I’m one of those with ME who went to Mayo Clinic a couple of decades ago, for treatment of a non ME non CFS problem.. They gave such horrendous treatment that my caregiver and I hid out and fled the facility after one day of their abuse. They did not believe in ME or CFS, so they wanted to do a complete workup to figure out what was “really” wrong with me. I initially complied, until they started getting results on tests they had no idea how to interpret. They assumed something was wrong with the tests! They would get the same results on do-overs. When I refused to do this any more they sent security staff after me. I consider myself lucky to have gotten away from them relatively (physically) unscathed.
I don’t recommend that anyone with ME or CFS see them for any reason– not until they do a Kaiser Permanente style apology, retrain their staff, and show some progress in understanding what these diseases are and how to effectively treat them.
Thank you, Dr. Tuller. Truth beautifully, powerfully expressed Much appreciated.
What is the current situation for folks trying to get private disability insurance benefits? Do the insurers still claim the illness is a “mental illness” with limited benefits? Who at HHS is connected to the insurers? Who decided to kill the CFSAC?
Every day I hear about “Democracy” over and over, but I can’t even find out who is really making the policy decisions that have profound effects on millions of people.
Seems like there must be plenty of muck to rake…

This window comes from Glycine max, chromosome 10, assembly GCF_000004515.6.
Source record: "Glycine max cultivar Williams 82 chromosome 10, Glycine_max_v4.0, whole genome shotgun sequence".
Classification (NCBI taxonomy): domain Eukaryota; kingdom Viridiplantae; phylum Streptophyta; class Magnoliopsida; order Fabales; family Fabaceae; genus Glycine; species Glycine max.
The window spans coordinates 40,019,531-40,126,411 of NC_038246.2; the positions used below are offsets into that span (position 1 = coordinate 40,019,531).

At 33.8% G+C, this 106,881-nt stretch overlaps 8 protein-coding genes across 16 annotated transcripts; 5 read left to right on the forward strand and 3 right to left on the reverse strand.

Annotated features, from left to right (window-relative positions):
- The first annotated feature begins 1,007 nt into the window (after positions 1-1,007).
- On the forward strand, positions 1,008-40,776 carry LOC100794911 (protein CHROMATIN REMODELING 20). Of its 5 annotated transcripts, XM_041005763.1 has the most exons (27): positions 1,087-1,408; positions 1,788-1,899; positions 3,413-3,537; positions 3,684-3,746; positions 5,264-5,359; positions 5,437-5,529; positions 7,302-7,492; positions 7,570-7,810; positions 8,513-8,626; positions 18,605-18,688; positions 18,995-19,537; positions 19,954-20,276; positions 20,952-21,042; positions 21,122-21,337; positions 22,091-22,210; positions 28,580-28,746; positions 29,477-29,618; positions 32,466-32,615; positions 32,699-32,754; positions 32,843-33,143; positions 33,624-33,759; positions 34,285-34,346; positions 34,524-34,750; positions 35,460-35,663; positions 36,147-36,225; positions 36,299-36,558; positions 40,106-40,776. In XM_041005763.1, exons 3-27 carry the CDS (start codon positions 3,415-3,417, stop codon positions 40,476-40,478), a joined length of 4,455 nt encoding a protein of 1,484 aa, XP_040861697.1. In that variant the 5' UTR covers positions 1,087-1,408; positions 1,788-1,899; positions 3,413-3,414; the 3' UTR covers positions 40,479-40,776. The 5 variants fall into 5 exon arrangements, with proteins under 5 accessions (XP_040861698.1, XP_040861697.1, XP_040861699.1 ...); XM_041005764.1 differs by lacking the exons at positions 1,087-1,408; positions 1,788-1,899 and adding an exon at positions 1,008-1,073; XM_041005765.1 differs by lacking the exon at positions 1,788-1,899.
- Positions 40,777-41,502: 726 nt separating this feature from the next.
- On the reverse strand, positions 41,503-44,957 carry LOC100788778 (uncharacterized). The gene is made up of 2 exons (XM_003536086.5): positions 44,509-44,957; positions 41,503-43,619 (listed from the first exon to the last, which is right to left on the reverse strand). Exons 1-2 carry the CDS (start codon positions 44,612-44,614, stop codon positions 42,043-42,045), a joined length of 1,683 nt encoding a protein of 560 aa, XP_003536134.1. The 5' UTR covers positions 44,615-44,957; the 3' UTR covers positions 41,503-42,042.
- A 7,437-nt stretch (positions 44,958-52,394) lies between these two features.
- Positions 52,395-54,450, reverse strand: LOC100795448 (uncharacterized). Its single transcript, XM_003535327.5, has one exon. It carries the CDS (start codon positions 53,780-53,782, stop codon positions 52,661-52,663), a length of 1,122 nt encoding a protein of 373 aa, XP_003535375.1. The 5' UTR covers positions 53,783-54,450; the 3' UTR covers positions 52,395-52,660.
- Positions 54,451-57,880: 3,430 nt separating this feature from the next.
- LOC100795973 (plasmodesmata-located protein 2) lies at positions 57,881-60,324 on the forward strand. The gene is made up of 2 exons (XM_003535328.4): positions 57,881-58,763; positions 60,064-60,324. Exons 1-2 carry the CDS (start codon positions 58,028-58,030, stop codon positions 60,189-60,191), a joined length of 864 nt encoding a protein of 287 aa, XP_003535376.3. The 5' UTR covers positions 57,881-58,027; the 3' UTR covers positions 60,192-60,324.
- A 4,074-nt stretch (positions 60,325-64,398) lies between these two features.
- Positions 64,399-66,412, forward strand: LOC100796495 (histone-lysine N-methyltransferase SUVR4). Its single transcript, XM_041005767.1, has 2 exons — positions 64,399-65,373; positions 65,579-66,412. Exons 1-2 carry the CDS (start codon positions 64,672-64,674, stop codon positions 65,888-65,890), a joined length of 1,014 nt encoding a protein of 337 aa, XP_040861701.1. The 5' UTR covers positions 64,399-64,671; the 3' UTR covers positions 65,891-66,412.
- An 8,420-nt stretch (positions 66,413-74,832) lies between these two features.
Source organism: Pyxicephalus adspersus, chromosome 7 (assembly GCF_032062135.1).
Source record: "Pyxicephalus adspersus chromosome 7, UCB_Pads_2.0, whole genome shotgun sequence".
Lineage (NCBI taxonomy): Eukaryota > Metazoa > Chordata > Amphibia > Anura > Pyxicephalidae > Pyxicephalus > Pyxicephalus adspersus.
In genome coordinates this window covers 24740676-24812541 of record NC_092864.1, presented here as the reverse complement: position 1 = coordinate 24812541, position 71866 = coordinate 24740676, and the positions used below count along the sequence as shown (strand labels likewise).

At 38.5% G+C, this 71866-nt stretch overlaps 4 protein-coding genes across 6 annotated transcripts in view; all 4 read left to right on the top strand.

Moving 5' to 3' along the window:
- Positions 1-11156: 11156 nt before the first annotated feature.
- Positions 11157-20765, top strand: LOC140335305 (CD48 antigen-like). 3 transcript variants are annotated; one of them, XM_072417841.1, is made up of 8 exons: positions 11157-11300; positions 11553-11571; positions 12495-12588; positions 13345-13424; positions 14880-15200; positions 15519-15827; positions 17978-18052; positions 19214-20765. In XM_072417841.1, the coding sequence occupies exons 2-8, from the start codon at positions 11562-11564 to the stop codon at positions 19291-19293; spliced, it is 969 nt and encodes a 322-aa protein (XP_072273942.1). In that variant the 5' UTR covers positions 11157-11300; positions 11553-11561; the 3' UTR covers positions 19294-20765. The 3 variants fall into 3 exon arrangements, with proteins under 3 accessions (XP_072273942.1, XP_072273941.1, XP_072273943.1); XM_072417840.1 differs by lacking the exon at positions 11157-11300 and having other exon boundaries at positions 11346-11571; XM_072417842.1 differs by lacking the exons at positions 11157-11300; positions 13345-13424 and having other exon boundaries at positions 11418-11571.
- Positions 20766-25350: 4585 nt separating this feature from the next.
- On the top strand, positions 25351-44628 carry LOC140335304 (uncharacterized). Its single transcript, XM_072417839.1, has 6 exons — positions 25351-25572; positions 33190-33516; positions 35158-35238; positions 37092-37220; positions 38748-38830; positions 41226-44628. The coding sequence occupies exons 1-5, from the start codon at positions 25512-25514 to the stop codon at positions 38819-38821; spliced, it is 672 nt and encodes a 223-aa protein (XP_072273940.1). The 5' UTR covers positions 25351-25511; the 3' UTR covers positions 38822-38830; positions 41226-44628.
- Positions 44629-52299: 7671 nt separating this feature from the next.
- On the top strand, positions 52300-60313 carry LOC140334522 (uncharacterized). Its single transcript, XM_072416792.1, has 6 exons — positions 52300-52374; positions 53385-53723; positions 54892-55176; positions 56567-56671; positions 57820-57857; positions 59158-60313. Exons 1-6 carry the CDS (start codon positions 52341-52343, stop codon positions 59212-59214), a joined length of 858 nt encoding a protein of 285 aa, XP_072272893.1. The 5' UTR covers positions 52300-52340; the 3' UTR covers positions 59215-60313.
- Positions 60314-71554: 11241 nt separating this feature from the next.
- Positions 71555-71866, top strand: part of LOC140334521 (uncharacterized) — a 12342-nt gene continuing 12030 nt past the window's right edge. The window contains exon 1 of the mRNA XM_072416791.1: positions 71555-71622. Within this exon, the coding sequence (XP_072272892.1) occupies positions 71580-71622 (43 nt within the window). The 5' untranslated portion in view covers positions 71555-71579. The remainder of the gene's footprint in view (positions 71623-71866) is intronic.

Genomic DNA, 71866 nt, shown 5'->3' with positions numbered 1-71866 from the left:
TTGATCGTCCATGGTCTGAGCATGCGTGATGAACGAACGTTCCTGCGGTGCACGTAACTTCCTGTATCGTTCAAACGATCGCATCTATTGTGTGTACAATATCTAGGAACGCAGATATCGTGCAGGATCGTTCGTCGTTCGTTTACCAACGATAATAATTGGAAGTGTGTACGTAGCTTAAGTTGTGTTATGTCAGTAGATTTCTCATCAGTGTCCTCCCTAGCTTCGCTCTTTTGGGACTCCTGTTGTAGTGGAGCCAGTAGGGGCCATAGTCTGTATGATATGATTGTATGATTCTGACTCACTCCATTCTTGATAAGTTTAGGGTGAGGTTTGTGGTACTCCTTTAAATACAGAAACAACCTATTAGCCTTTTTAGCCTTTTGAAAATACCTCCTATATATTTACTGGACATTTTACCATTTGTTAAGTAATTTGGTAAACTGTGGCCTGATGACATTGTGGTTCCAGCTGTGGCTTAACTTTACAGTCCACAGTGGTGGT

Does this have anything to do with Mayo Clinic’s ‘powerful’ partnership with Oxford University Clinic, I wonder? (https://mch-ouc.co.uk/about/#a-powerful-partnership) . All roads seem to lead to Oxford when it comes to ME/MUS.
Yes, all roads lead to the Wessely School, especially to Wessely himself. His name turns up in the oddest of circumstances, such as the recent Psychology Today essay that claims the mis-named “Havana Syndrome” that affected diplomatic staff is psychosomatic. It was interesting to learn that the essay’s author, some kind of social scientist, has been publishing “research” papers with Wessely for two decades.
Does “everyone” want Wesseley’s name on their paper, or does he want his name everywhere?
When it comes to ME related policy, pull on the thread labeled “Sir Simon” and the whole rotten enterprise comes apart.
Oxford has a lot to answer for, I think.
“ The site features a list of eight possible symptoms, including “extreme exhaustion lasting more than 24 hours after physical or mental exercise”—yet it does not indicate that this symptom is actually required.”
… that would be because the symptoms is actually Post-Exertional Malaise – not exhaustion. They didn’t even get the symptom correct in the first place. This is part of the “fatigue fallacy” where all they focus on is fatigue to the exclusion of all else.
As you know David – PEM is oh so much more that fatigue or exhaustion.